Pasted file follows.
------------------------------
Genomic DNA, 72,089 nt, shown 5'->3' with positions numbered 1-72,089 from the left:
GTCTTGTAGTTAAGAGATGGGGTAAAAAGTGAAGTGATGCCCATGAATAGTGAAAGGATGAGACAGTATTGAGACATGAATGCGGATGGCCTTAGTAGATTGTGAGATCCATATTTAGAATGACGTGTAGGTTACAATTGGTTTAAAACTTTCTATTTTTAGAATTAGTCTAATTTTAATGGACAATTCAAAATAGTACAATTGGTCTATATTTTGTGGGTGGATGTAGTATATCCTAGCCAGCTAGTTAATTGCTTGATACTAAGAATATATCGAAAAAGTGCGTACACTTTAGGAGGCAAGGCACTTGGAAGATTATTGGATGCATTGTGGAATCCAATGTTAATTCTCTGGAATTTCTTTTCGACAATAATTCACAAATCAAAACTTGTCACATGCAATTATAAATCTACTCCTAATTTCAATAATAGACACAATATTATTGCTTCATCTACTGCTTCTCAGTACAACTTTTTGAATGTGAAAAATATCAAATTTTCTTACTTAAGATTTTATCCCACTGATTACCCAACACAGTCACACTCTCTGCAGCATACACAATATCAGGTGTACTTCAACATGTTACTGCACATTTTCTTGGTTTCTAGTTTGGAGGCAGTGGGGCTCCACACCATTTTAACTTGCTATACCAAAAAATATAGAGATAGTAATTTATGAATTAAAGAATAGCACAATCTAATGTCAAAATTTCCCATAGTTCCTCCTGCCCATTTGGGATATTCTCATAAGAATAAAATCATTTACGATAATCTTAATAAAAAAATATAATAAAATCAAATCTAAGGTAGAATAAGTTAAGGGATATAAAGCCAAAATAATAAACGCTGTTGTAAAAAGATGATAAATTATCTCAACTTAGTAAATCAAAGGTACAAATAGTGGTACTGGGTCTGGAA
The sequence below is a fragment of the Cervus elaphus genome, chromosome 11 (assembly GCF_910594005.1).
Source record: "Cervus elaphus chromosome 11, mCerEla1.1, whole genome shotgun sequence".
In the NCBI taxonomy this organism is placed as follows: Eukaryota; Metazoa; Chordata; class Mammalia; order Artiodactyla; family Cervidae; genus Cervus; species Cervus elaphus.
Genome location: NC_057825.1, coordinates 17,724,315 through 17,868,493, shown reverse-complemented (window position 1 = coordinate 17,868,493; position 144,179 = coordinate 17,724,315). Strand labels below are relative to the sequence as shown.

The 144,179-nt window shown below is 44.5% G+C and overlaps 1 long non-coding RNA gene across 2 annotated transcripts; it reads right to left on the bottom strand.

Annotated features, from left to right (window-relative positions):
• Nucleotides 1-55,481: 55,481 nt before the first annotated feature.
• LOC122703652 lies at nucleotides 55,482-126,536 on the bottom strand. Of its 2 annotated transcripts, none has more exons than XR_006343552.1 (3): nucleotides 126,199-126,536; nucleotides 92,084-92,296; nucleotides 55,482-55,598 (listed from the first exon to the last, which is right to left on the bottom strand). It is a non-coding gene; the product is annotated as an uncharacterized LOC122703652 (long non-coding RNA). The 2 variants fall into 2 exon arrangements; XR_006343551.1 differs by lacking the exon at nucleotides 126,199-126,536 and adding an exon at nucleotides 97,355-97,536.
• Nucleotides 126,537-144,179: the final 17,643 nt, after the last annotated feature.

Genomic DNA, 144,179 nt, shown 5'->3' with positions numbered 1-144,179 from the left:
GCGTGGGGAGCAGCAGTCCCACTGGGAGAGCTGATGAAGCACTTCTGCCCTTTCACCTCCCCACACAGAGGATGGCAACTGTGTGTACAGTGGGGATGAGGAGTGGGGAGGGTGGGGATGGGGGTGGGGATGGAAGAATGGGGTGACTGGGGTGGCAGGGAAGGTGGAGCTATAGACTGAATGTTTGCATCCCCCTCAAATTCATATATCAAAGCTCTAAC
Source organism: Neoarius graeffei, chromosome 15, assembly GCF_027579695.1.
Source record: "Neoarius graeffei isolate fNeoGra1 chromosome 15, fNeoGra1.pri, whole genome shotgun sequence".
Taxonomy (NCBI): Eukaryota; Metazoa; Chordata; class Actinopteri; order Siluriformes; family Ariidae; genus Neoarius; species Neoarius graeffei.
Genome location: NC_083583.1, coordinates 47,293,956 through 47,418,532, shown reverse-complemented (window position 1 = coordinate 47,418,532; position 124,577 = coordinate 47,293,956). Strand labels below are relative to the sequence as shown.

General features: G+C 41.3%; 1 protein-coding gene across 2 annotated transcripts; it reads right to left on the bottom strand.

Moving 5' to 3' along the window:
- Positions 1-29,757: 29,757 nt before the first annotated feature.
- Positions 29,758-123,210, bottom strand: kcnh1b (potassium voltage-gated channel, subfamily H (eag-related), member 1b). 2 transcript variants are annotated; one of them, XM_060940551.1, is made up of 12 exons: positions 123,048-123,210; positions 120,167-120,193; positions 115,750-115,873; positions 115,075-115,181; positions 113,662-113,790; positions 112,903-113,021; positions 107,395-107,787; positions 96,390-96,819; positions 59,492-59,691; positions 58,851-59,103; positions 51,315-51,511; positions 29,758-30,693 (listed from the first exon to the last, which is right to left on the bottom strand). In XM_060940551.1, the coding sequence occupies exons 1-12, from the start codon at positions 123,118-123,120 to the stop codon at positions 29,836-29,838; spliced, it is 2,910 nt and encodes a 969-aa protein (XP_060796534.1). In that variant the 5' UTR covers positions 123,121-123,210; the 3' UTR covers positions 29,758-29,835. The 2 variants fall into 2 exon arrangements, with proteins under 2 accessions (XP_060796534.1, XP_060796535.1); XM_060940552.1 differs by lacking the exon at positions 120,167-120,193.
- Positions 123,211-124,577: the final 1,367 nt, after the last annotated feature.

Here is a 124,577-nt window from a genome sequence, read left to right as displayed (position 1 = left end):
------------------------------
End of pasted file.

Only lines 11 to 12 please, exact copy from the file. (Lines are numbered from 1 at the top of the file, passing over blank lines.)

• Nucleotides 126,537-144,179: the final 17,643 nt, after the last annotated feature.

Genomic DNA, 144,179 nt, shown 5'->3' with positions numbered 1-144,179 from the left: